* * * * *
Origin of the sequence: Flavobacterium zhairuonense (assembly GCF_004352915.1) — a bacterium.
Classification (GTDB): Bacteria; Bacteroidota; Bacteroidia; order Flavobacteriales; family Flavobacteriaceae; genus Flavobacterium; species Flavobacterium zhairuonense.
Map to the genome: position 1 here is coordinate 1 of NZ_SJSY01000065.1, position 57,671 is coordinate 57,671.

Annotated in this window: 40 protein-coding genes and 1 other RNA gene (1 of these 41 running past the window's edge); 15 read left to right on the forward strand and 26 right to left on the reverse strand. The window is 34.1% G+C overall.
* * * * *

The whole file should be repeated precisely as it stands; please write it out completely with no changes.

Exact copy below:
Origin of the sequence: Flavobacterium zhairuonense (assembly GCF_004352915.1) — a bacterium.
Classification (GTDB): Bacteria; Bacteroidota; Bacteroidia; order Flavobacteriales; family Flavobacteriaceae; genus Flavobacterium; species Flavobacterium zhairuonense.
Map to the genome: position 1 here is coordinate 1 of NZ_SJSY01000065.1, position 57,671 is coordinate 57,671.

Annotated in this window: 40 protein-coding genes and 1 other RNA gene (1 of these 41 running past the window's edge); 15 read left to right on the forward strand and 26 right to left on the reverse strand. The window is 34.1% G+C overall.